Community “sub-centres” are being planned and built, including businesses, that create employment opportunities, and open, public places and schools for sports and recreation. Residents will be involved in upgrading their areas. A Social Development Fund will be used to upgrade the general environment, such as street lights and sidewalks. Regular organized cultural and social events are planned to contribute to a sense of community and togetherness.
I’d encourage you to view the video above as I could never do her and the project justice but in case you can’t here are some of the key learnings for me:
- Any social change requires real effort
- The primary motivations for the ladies to participate is improving their home and job prospects, eg getting training and a driver’s license, they choose not to pay them to make sure that theyre committed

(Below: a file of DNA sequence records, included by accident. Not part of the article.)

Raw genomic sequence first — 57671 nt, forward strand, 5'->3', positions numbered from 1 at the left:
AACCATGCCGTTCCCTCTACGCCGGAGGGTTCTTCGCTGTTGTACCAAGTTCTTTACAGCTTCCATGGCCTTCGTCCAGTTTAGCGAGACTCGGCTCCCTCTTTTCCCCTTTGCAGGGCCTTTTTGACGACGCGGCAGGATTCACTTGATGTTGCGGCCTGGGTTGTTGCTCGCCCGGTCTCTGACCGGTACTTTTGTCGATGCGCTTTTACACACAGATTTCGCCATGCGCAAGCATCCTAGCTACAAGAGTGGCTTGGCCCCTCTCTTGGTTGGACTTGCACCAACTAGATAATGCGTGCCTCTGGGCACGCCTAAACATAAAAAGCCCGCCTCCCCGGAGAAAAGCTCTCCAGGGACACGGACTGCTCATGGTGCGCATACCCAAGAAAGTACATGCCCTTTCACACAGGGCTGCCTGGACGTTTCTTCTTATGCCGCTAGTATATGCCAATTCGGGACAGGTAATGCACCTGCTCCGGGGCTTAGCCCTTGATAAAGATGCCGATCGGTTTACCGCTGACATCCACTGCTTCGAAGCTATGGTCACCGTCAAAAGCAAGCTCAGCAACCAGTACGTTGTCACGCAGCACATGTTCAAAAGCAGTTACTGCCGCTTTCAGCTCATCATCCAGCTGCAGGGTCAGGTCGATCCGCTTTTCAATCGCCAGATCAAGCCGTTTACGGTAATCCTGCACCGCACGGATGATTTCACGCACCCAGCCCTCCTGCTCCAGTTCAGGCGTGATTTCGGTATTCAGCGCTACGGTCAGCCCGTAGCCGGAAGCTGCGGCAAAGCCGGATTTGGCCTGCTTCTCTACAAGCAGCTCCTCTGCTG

- They used focus groups to choose where to pilot first (see community map in image gallery above)
- Solutions need to be holistic but are dependent on growing pride in the community (or solutions will not last)
- This is linked to giving the communities dignity, whether from introducing house numbering or simply planting nice flowers
- Strength comes from community rather than individuals
- They recruit from the community as the volunteers then have the convening power
- Women can make a huge difference themselves but they need to be supported with childcare – VPUU colocates crèches with centres
I asked what words of advice Ntutu would have for those embarking on similar projects in Asia:
- Nurture your environment, combine small things to create real change
- Physical and social development is needed - beauty of streets and houses are meaningless without beauty of heart
- Together you can make it, nothing is impossible
What did I miss? What did you learn from Ntutu?
How might her and VPUU's approach be adapted for the local context in different Asian informal settlements?
And check out my further interviews with 2 community patrollers with VPUU